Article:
The Relatuhedron is a multilevel, multiperspective, culturally safe approach to promote and sustain individual and community processes of growth, based on “pedagomiologies” of relational and creative construction (Rodriguez, Stewart, Mashford-Pringle, 2018). The relatuhedron neologism is an art form that was inspired from the Narrative Inquiry Method (Stewart, 2008), and the Ethics of Indigenous health research (Stewart, Rodriguez, et al, 2018), from the perspective of complex dynamic systems.

As an open, welcoming, and protected space, the relatuhedron invites participants to build on their experiences of strengths  which are considered a fertile land: the relation. In the relatuhedron, relational knowledge is promoted and shared as a safe encounter -for both Indigenous and non-Indigenous persons- as a reflexive community narrative, mediated by an interactive and commonly shared art construction. It is a space based on doing, building on strengths, through the dialogue between Indigenous and non-Indigenous worldviews on topics of interest around primarily but not exclusively, health and mental health. The relatuhedron builds on the pressures, hopes, expectations, dreams, ideals, needs, emotions, and visions that “intermesh” non-Indigenous researchers with Indigenous communities. The relatuhedron is a place, a land (in the sense of land based pedagogies) to gather and share, it is a place to open conversations,  it is a multilevel tool.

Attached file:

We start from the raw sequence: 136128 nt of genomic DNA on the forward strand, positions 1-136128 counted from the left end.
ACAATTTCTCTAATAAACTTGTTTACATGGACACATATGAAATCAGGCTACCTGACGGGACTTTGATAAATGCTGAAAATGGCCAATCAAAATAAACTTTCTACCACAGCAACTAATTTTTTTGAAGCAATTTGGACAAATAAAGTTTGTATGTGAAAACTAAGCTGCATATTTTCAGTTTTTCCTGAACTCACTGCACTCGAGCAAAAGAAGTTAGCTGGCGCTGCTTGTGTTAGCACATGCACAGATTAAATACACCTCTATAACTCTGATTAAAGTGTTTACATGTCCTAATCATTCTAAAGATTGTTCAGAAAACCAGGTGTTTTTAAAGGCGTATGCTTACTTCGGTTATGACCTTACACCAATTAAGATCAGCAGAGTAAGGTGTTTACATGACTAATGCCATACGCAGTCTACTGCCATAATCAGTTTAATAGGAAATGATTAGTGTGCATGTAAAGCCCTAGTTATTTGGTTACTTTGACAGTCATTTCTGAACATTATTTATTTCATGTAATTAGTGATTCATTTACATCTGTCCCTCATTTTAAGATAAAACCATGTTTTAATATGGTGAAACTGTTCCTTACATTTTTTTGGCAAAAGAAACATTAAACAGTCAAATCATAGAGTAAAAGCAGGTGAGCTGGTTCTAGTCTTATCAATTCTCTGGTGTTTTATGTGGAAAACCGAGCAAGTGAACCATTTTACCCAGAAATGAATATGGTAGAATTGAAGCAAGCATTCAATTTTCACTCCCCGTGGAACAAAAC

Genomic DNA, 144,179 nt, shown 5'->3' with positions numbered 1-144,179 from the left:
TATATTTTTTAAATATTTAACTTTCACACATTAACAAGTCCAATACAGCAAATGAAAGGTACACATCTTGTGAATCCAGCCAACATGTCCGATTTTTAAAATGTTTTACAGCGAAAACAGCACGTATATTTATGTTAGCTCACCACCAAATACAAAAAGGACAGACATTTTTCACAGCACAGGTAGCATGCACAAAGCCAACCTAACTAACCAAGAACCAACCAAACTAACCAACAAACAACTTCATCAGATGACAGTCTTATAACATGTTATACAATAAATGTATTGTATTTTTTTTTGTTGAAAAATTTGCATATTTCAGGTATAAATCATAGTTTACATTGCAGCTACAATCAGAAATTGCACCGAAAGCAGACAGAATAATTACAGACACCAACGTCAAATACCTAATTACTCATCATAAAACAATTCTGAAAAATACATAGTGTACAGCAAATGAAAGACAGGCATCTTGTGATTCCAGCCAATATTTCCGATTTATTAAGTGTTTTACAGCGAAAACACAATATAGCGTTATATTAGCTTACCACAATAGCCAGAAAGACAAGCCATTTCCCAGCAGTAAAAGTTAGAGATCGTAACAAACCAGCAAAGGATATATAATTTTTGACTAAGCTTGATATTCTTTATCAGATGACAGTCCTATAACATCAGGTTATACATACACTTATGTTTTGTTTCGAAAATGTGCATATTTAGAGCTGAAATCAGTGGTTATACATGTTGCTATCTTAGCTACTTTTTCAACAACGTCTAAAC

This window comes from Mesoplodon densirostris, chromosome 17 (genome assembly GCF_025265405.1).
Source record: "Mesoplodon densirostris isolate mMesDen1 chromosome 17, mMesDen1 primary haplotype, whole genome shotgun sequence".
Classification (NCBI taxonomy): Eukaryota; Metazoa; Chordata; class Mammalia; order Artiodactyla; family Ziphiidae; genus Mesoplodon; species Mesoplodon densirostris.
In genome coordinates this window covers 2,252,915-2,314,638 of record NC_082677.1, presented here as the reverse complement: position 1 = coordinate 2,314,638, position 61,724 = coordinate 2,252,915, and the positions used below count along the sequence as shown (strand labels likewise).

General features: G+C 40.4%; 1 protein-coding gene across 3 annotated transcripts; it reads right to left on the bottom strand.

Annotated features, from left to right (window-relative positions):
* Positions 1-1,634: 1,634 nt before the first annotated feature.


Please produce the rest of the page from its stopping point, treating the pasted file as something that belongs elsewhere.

The relatuhedron is a neologism (Rodriguez, 2016) from the root of the English word relation = relat and the Latin edron = shape, which stands for “shaped by relationships”.  The transformative impact of this creative art production promoted by the relatuhedron can be observed in the personal individual space, the community and the social grammar developed to verbalize the construction of the togetherness of social life.

I am grateful with all Indigenous community members, scholars, and institutions that supported this initiative. The inspiration for this project came from different sources: the Indigenous Narrative Inquiry (Stewart, 2008), the “Urban Indigenous homelessness project (Stewart et al, 2016); the SPARK training program “Innovation to Implementation” of the Mental Health Commission of Canada (2016), the Native Child and Family Services of Toronto organization, and the Waakebiness-Bryce Institute of Indigenous Health and the Dalla Lana School of Public Health.